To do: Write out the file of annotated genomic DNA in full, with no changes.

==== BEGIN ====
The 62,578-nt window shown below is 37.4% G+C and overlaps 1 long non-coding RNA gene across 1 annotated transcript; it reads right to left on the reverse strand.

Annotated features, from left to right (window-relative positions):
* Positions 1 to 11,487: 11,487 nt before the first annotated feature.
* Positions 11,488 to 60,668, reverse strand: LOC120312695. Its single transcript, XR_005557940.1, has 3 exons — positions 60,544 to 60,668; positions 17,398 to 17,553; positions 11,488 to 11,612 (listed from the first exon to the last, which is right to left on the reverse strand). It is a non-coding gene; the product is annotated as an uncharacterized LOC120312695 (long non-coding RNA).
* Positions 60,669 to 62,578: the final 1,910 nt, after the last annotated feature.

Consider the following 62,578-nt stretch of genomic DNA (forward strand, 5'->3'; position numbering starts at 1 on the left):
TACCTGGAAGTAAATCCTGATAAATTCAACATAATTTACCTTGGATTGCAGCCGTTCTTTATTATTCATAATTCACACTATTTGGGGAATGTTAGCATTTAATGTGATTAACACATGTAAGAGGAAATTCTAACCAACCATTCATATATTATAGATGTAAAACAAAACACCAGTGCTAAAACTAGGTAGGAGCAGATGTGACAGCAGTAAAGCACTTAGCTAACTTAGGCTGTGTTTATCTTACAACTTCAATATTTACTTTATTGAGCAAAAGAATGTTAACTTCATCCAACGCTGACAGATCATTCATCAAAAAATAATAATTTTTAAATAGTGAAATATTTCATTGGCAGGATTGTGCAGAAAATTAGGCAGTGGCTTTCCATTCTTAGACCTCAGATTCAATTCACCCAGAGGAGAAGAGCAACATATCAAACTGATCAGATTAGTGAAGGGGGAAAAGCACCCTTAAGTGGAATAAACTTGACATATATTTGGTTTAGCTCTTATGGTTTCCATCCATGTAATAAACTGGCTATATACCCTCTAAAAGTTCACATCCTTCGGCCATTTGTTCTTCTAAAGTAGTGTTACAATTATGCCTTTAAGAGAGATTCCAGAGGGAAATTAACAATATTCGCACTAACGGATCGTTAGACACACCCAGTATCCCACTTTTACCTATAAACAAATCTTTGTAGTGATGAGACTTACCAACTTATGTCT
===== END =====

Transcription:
The 62,578-nt window shown below is 37.4% G+C and overlaps 1 long non-coding RNA gene across 1 annotated transcript; it reads right to left on the reverse strand.

Annotated features, from left to right (window-relative positions):
* Positions 1 to 11,487: 11,487 nt before the first annotated feature.
* Positions 11,488 to 60,668, reverse strand: LOC120312695. Its single transcript, XR_005557940.1, has 3 exons — positions 60,544 to 60,668; positions 17,398 to 17,553; positions 11,488 to 11,612 (listed from the first exon to the last, which is right to left on the reverse strand). It is a non-coding gene; the product is annotated as an uncharacterized LOC120312695 (long non-coding RNA).
* Positions 60,669 to 62,578: the final 1,910 nt, after the last annotated feature.

Consider the following 62,578-nt stretch of genomic DNA (forward strand, 5'->3'; position numbering starts at 1 on the left):
TACCTGGAAGTAAATCCTGATAAATTCAACATAATTTACCTTGGATTGCAGCCGTTCTTTATTATTCATAATTCACACTATTTGGGGAATGTTAGCATTTAATGTGATTAACACATGTAAGAGGAAATTCTAACCAACCATTCATATATTATAGATGTAAAACAAAACACCAGTGCTAAAACTAGGTAGGAGCAGATGTGACAGCAGTAAAGCACTTAGCTAACTTAGGCTGTGTTTATCTTACAACTTCAATATTTACTTTATTGAGCAAAAGAATGTTAACTTCATCCAACGCTGACAGATCATTCATCAAAAAATAATAATTTTTAAATAGTGAAATATTTCATTGGCAGGATTGTGCAGAAAATTAGGCAGTGGCTTTCCATTCTTAGACCTCAGATTCAATTCACCCAGAGGAGAAGAGCAACATATCAAACTGATCAGATTAGTGAAGGGGGAAAAGCACCCTTAAGTGGAATAAACTTGACATATATTTGGTTTAGCTCTTATGGTTTCCATCCATGTAATAAACTGGCTATATACCCTCTAAAAGTTCACATCCTTCGGCCATTTGTTCTTCTAAAGTAGTGTTACAATTATGCCTTTAAGAGAGATTCCAGAGGGAAATTAACAATATTCGCACTAACGGATCGTTAGACACACCCAGTATCCCACTTTTACCTATAAACAAATCTTTGTAGTGATGAGACTTACCAACTTATGTCT